Original URL path: http://www.britannica.com/topic-browse/Plants/Trees (2016-02-13)
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  • Vegetables | Britannica.com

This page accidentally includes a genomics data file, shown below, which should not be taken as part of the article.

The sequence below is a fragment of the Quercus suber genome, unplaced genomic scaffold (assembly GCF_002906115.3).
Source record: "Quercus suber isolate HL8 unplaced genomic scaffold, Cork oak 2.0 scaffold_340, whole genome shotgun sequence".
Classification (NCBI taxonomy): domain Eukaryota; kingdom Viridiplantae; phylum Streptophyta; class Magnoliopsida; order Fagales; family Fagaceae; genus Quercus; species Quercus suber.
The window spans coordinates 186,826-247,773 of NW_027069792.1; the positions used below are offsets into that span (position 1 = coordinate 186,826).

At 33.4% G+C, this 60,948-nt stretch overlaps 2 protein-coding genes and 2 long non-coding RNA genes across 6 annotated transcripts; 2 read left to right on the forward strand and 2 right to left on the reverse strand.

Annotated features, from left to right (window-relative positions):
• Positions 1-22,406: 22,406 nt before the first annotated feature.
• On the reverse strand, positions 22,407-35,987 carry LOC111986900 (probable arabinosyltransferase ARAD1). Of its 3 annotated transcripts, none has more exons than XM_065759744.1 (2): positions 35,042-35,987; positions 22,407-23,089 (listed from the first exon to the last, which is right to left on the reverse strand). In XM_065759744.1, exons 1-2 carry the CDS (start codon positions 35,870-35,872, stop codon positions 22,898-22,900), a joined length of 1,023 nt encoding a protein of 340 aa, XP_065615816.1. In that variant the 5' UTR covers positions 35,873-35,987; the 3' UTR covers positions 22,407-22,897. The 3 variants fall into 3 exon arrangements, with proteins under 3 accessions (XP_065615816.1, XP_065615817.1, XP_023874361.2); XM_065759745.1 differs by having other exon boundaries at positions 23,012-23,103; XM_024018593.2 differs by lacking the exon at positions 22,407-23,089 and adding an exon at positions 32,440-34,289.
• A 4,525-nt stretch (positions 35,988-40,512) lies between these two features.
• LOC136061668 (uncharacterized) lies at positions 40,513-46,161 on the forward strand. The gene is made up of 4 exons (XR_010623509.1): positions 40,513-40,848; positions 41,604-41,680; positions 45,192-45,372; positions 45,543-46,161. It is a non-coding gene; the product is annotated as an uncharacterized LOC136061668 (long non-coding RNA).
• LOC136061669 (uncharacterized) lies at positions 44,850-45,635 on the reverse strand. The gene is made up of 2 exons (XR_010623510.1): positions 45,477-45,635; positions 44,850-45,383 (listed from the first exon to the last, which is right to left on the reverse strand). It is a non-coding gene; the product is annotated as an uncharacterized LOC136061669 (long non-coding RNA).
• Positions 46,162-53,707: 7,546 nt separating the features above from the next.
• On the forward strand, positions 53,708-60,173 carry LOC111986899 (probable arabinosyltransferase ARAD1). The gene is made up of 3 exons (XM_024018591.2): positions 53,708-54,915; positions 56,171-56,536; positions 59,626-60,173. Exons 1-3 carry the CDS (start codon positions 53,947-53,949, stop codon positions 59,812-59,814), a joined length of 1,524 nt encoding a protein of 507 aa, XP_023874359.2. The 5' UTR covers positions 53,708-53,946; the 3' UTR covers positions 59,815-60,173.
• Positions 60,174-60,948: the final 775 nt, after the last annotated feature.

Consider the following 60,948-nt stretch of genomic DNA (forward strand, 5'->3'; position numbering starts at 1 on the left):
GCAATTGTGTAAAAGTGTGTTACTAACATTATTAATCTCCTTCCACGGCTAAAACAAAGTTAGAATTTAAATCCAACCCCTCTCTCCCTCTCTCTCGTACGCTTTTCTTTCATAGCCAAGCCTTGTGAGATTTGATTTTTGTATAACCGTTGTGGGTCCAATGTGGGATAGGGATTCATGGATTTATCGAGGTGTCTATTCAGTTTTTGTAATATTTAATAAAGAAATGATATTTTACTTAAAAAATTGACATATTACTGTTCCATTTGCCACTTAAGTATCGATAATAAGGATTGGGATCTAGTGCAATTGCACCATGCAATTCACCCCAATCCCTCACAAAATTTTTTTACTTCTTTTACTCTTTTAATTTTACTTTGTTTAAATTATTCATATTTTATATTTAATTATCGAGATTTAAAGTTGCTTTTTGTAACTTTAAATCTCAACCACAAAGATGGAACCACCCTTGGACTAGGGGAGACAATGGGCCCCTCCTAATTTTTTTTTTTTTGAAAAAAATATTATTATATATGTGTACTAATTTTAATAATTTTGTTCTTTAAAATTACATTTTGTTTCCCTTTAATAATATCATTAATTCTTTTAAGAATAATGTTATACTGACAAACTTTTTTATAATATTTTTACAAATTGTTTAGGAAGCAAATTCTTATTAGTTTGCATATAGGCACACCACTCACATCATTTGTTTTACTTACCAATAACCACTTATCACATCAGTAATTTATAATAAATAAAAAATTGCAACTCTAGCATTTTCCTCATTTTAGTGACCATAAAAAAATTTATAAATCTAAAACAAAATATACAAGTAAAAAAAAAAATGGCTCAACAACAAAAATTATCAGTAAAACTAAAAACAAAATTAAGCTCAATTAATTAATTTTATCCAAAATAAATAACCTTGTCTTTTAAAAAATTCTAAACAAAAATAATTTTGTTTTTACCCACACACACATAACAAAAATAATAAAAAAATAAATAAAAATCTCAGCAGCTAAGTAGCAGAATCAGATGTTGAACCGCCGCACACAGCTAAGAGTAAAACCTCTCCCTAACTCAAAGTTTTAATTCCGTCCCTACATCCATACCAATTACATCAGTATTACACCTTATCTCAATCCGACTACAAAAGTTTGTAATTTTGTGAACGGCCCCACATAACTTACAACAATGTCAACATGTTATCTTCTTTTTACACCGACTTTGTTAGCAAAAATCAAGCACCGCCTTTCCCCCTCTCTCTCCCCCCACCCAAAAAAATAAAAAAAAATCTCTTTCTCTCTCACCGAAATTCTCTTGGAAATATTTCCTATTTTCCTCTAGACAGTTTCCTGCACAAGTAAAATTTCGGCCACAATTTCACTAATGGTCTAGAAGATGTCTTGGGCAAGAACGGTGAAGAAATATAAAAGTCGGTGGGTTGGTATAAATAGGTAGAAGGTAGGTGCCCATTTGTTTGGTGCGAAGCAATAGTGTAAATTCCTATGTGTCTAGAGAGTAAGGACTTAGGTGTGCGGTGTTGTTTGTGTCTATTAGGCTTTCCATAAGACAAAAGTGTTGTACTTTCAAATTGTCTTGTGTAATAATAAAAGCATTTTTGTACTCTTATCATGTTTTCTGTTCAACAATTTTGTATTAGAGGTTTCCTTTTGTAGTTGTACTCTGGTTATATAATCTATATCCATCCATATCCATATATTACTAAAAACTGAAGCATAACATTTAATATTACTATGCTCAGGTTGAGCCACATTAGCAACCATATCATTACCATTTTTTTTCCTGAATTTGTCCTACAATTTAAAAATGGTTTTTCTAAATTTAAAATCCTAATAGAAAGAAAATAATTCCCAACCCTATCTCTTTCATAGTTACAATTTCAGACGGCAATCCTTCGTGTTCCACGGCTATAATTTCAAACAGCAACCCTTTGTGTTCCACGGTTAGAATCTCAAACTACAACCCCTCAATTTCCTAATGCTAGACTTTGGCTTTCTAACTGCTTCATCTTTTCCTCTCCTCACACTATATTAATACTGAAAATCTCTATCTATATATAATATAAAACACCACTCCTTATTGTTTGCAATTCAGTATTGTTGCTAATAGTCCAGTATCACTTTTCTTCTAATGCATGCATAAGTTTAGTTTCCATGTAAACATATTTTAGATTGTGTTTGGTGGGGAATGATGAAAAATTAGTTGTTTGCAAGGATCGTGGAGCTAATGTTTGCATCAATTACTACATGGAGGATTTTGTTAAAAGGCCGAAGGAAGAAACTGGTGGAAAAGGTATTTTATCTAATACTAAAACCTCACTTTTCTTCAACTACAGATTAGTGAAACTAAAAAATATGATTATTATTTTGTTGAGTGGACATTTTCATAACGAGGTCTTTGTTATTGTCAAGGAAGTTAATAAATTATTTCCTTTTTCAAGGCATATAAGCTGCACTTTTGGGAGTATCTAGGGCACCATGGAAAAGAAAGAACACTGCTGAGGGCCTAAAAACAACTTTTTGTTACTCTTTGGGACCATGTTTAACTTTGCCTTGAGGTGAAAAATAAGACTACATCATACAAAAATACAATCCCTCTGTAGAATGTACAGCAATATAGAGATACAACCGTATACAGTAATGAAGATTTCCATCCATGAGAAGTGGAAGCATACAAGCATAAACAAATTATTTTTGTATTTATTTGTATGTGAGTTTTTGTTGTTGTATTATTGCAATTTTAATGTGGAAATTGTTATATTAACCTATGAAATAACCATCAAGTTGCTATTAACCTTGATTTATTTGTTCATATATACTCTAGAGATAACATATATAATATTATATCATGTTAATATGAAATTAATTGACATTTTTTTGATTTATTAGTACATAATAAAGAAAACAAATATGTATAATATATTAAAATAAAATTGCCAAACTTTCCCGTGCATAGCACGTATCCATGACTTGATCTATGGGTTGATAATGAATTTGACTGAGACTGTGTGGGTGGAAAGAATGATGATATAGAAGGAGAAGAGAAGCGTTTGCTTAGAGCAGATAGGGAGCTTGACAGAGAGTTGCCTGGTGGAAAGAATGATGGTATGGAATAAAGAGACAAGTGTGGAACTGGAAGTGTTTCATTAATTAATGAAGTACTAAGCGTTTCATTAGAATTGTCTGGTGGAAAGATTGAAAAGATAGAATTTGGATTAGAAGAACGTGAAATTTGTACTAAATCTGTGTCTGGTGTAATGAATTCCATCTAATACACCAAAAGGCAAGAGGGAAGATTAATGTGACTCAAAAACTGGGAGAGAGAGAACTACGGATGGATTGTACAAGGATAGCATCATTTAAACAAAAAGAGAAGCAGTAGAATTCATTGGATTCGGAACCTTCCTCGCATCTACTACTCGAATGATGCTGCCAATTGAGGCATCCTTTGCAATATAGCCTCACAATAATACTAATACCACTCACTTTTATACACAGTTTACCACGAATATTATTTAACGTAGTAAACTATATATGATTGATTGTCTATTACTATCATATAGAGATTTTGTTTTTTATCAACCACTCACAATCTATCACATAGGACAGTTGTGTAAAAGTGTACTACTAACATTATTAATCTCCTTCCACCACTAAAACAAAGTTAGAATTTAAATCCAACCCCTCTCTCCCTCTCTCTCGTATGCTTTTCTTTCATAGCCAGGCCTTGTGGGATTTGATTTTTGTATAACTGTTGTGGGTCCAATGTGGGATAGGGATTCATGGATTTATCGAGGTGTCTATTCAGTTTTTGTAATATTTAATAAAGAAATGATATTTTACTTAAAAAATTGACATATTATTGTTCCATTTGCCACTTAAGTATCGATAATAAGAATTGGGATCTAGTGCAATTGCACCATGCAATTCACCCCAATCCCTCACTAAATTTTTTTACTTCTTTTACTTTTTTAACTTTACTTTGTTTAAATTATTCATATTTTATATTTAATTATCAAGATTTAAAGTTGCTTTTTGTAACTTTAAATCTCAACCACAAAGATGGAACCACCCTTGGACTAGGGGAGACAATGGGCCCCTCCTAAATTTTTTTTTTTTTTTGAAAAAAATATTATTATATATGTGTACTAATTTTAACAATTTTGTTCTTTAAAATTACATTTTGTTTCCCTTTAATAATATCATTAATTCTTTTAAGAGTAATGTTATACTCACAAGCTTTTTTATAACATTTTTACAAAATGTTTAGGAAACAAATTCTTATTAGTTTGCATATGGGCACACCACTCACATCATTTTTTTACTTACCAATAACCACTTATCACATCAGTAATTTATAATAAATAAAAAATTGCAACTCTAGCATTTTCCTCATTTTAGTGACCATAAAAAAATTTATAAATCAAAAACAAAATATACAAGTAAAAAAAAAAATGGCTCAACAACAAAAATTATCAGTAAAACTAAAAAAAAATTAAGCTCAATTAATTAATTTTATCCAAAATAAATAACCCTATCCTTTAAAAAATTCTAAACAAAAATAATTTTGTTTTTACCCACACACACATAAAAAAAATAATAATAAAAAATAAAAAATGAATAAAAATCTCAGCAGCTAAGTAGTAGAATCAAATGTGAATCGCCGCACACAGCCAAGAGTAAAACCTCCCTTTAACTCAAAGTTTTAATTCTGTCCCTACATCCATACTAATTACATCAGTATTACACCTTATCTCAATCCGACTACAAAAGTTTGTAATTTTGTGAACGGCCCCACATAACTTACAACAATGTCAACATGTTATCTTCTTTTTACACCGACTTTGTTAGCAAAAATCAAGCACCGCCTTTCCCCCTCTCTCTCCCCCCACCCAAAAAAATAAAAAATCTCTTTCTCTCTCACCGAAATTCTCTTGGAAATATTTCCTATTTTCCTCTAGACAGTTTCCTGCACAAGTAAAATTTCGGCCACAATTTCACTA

cabbage Brassica oleracea vegetable and fodder plant of the mustard family Brassicaceae the various agricultural forms of which have been developed by long cultivation from the wild cabbage Brassica oleracea The edible portions of all cabbage forms which carrot Daucus carota herbaceous generally biennial plant of the Apiaceae family that produces an edible taproot Among common varieties root shapes range from globular to long with lower ends blunt to pointed Besides the orange coloured roots white yellow cassava Manihot esculenta tuberous edible plant of the spurge family Euphorbiaceae from the American tropics It is cultivated throughout the tropical world for its tuberous roots from which cassava flour breads tapioca a laundry starch and an alcoholic cauliflower Brassica oleracea variety botrytis highly modified form of cabbage in the mustard family Brassicaceae grown for its edible masses of partially developed flower structures and fleshy stalks Cauliflower is high in vitamins C and K and is frequently celery species Apium graveolens herb of the family Apiaceae Umbelliferae Native to the Mediterranean areas and the Middle East celery was used as a flavouring by the ancient Greeks and Romans and as a medicine by the ancient Chinese The ancient forms chickpea Cicer arietinum annual plant of the pea family Fabaceae widely grown for its nutritious seeds The bushy 60 cm 2 foot plants bear pinnate leaves and small white or reddish flowers The yellow brown beans are borne one or two to a pod Chickpeas chicory cichorium intybus blue flowered perennial plant of the family Asteraceae When cultivated its leaves are eaten as a vegetable or salad or its roasted and ground roots are used as a flavouring additive in or substitute for coffee Native to Europe and Chinese cabbage either of two widely cultivated members of the mustard family Brassicaceae that are varieties